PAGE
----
By Kizito Sikuka in Pretoria, South Africa
PRESIDENTS Seretse Khama Ian Khama of Botswana and his Angolan counterpart José Eduardo dos Santos are expected to bid farewell to fellow southern African leaders at the 37th SADC Heads of State and Government Summit in Pretoria, South Africa.
Both leaders are serving their last terms in office. Angola is preparing to hold parliamentary elections on 23 August, and President dos Santos will not be seeking re-election, having served the country since 1979 following the death of the founding President, Dr Agostinho Neto.
Botswana is expected to go to the polls in 2019. However, as per the tradition of the ruling Botswana Democratic Party (BDP), President Khama is expected to step down next year and hand over power to Vice-President Mokgweetsi Masisi, who will lead the BDP in the 2019 elections.
Therefore, the 37th SADC Summit on 19-20 August will be the last for Presidents dos Santos and Khama and both are expected to deliver farewell statements.
According to the draft 37th SADC programme, dos Santos will give his farewell speech first followed by Khama, chronicling some of the achievements as well as challenges they experienced while leading SADC.
Both leaders have been instrumental in pushing the regional integration agenda forward, and are firm believers in the notion that SADC member states have a lot to gain from working together.
The 37th SADC Summit of Heads of State and Government will be held on 19-20 August and is running under the theme “Partnering with the private sector in developing industry and regional value-chains”.
At the summit, South African President Jacob Zuma will assume the rotating SADC chair from King Mswati III of Swaziland. The SADC Summit is responsible for the overall policy direction and control of functions of the Community, ultimately making it the supreme policy-making institution of SADC.
It is made up of all SADC Heads of States or Government of Member States and is managed on a Troika system that comprises the current SADC Summit Chairperson, the incoming Chairperson (the Deputy at the time), and the immediate past Chairperson.
The Summit Troika is currently made up of King Mswati III of Swaziland (Chairperson), South African President Jacob Zuma (incoming Chairperson), and President Seretse Khama Ian Khama of Botswana (immediate past Chairperson).
The Summit Troika will change during the 37th SADC Summit when President Zuma assumes the chair.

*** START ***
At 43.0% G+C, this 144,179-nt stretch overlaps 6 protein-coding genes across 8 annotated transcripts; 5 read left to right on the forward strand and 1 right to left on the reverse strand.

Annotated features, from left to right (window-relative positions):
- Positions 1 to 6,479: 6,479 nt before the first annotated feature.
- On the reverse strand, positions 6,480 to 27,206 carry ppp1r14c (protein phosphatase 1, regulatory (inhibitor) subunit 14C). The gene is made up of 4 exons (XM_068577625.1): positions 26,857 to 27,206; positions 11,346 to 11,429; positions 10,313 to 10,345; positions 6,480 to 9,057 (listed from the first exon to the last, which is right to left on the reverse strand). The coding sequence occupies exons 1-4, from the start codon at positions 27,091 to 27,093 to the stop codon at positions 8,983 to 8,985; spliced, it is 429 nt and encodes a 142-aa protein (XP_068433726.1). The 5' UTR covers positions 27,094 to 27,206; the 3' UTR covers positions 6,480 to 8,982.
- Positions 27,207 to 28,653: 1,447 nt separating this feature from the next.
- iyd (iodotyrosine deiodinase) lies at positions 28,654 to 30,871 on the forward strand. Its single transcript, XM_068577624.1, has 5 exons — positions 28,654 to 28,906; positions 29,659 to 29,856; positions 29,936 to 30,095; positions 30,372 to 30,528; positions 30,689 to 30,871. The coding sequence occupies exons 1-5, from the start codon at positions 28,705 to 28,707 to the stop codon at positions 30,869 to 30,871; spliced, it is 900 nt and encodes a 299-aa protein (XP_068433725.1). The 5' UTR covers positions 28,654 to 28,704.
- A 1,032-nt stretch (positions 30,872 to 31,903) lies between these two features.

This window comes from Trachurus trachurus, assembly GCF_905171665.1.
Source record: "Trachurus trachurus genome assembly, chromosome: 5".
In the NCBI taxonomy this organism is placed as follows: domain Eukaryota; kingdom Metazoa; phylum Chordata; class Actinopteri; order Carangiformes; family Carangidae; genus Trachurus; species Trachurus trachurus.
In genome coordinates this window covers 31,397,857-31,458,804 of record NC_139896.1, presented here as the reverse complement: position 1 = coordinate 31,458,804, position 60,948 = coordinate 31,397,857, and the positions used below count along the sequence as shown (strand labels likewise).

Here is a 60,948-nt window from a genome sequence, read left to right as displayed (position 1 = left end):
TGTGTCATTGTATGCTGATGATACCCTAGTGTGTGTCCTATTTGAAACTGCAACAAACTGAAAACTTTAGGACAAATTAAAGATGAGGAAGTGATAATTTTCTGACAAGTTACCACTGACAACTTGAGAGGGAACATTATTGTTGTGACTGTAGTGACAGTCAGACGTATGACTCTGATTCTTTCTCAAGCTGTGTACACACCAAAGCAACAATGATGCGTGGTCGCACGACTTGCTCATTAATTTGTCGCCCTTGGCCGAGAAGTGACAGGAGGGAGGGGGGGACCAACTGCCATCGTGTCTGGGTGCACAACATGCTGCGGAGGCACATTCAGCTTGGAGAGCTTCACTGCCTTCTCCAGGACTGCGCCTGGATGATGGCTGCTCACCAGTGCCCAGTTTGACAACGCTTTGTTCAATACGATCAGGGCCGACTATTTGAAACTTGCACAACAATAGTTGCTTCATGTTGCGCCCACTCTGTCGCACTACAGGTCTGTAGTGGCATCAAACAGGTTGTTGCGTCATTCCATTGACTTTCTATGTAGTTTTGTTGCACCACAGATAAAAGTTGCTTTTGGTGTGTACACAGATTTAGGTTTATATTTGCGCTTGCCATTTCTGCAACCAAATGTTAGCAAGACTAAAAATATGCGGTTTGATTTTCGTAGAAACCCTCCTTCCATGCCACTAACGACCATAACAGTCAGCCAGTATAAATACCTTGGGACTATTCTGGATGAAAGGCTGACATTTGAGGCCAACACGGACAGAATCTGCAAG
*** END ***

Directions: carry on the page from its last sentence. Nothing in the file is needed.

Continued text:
It will now be made up of South Africa (Chair), Swaziland (immediate past Chair) and the SADC Member State that will be elected as Deputy Chairperson of SADC during summit.
The Troika System vests authority in this group of three leaders to take quick decisions on behalf of SADC that are ordinarily taken at policy meetings scheduled at regular intervals, as well as providing policy direction to SADC institutions between the regular SADC Summits. Other Member States may be co-opted into the Troika as necessary.
This system has been effective since it was established by the Summit at its annual meeting in Maputo, Mozambique in August 1999.
The Troika system operates at the level of the Summit, the Organ, the Council of Ministers, and the Standing Committee of Senior Officials.
The Summit usually meets once a year in August/September, although an Extra-Ordinary Summit can be held between ordinary Summits as necessary.
The SADC Organ on Politics Defence and Security Cooperation is also managed on a Troika basis and is responsible for promoting peace and security in the SADC region.
It is mandated to steer and provide Member States with direction regarding matters that threaten peace, security and stability in the region. It is coordinated at the level of Summit, consisting of a Chairperson, Incoming Chairperson and Outgoing Chairperson, and reports to the SADC Summit Chairperson.
The SADC Summit and the Organ Troika are mutually exclusive, and the Chairperson of the Organ does not simultaneously hold the chair of Summit. Like the Summit chair, the Organ chair rotates on an annual basis. The Organ structure, operations and functions are regulated by the Protocol on Politics, Defence and Security Cooperation. sardc.net